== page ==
If you’re unhappy at the prospect of paying your federal taxes this year, it probably won’t give you much comfort to hear about the sweet deal the wealthy Sullivans of Boston will be getting.
Congress gave William H. Sullivan Jr., eldest son Charles W., and other family members a special tax break on their sale of the New England Patriots football team, which they completed last October. The Sullivans were the first owners of the franchise but in recent years had piled up more than $50 million in debts on the team and other enterprises.
Since 1985, they had been talking to some 20 potential buyers about the team but had failed to nail down a deal, causing some anxiety that their financial problems might disrupt the Patriots’ activities.
To the rescue came Congress, by writing into the tax code a special provision allowing the Sullivans’ company to write off those accumulated losses if they reached a deal. Exactly which congressmen pushed for the break is veiled in obscurity--as is often the case--but the intent was evidently to give the family an extra incentive to turn the Patriots over to a more financially stable owner.
The loophole is expected to mean millions of dollars for the family, which sold the team to Victor Kiam, chairman of the Remington shaver company, for $85 million.
The Sullivans’ special deal is one of the loopholes that continues to make some taxpayers more equal than others under the “reformed” federal tax code, though hundreds of other breaks were eliminated.
Some were written in to see that corporations and individuals didn’t suffer unfairly when Congress changed the rules of the game in 1986. Others provide special benefits for broader groups of taxpayers--and often, despite their patent unfairness, enjoy wide popular support.
Two other individuals who got special deals under the so-called transitional tax rules were Kansas oil billionaires Charles and David Koch, owners of the private Koch Industries conglomerate.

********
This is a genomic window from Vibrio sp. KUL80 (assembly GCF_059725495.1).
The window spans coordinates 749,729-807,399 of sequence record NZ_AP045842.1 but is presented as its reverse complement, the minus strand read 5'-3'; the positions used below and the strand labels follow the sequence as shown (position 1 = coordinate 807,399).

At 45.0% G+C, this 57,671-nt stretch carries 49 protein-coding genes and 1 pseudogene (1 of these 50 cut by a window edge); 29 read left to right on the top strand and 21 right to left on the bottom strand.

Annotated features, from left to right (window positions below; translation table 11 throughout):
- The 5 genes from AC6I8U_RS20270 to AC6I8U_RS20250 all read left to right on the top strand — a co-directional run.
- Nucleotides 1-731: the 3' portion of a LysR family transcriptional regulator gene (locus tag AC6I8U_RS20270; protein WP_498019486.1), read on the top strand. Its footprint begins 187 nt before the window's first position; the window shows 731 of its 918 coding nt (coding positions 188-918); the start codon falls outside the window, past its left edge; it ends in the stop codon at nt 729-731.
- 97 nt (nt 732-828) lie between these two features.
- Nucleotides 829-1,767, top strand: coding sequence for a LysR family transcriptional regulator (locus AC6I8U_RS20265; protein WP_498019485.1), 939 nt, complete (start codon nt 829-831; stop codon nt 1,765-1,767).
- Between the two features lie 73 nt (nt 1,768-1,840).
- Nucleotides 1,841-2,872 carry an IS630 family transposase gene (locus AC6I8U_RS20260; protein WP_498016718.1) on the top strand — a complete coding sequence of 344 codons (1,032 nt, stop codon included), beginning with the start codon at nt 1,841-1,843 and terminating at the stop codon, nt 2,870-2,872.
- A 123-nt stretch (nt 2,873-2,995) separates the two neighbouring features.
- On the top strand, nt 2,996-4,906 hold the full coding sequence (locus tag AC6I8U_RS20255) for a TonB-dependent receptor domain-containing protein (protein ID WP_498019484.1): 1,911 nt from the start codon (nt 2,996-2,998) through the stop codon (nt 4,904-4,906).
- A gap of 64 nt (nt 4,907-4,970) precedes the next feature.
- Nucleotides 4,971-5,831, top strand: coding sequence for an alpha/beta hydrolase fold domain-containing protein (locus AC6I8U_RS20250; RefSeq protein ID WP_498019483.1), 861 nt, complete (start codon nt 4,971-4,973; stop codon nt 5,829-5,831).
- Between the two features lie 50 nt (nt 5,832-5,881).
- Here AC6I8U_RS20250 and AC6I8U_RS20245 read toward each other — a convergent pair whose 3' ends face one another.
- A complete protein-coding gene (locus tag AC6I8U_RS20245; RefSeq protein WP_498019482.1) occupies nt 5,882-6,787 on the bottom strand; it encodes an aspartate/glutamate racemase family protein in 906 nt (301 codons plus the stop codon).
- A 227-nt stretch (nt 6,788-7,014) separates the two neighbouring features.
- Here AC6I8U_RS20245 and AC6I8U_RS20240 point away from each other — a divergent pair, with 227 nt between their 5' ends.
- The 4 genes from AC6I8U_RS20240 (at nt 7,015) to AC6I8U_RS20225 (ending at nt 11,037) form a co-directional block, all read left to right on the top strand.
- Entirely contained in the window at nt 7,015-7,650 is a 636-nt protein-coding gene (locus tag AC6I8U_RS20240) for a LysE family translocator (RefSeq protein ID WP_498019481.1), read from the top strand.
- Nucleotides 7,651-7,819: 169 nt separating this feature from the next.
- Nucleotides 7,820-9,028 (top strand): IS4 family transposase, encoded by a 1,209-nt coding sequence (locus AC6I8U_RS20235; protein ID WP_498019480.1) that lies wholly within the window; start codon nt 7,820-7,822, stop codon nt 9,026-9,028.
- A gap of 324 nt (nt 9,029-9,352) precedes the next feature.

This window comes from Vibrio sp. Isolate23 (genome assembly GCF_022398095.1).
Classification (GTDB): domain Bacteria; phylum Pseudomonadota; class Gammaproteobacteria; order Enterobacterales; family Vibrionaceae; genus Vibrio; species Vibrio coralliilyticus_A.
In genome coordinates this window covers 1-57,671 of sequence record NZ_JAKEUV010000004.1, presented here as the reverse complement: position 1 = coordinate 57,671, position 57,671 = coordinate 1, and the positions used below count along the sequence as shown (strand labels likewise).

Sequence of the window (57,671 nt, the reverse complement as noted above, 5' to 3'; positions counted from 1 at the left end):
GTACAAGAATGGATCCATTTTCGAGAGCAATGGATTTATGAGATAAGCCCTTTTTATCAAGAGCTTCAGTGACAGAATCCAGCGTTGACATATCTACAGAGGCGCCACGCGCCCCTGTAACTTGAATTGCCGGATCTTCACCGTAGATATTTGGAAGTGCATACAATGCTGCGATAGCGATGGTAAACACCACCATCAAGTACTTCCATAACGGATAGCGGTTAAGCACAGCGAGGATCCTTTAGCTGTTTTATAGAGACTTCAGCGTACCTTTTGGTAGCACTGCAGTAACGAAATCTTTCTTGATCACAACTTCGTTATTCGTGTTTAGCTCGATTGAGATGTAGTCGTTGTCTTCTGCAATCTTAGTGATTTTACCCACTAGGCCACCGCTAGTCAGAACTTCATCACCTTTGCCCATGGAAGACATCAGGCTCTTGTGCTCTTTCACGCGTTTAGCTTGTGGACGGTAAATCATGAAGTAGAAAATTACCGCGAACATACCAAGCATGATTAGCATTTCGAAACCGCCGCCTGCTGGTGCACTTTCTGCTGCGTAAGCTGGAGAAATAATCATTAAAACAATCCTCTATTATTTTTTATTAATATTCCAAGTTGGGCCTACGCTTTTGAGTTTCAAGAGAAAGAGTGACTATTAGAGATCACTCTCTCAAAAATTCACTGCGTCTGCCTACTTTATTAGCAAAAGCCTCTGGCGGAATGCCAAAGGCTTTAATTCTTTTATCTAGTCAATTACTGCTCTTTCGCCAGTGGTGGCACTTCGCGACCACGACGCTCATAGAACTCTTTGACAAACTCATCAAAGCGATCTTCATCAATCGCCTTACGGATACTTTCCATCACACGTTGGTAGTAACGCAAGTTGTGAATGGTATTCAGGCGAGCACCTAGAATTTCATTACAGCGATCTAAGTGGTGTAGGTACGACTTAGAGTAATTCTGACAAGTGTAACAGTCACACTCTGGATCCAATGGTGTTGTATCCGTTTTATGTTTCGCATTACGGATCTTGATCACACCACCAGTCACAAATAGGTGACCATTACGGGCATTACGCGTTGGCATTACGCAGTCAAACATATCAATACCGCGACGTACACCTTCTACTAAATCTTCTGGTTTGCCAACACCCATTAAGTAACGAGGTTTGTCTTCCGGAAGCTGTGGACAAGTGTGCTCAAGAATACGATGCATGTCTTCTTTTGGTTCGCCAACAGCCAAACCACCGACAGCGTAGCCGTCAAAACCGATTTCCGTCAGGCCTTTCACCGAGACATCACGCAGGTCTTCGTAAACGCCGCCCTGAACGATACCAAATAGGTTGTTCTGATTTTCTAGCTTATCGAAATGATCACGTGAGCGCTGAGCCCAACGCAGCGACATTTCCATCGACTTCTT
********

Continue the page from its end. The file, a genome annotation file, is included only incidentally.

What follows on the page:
The tax code writers allowed the brothers’ company to use accelerated depreciation and an investment tax credit for their planned expansion of a big Minneapolis oil refinery, though such benefits were curtailed for most other businesses in 1986.
Congress took the view that the break was fair, because the company had begun the expansion believing that the old tax rules would not change.
Also a beneficiary was Texas Air Corp., owner of Continental, Eastern and People Express air carriers. Congress said Texas Air could continue to reduce its taxes by applying losses Eastern racked up before it was purchased by Texas Air.
The tax code writers decided that this was fair because the company had bought the struggling line expecting to be able to use the so-called tax loss carryforward. They estimated the value of the writeoff at $47 million.
As Congress wrote these special deals into the new code, it preserved other quirks from the old code that benefit those clever enough to know how to use them.
The code’s rules on inheritance continue to allow many well-off people to pass on much of their riches free of taxation from one generation to the next.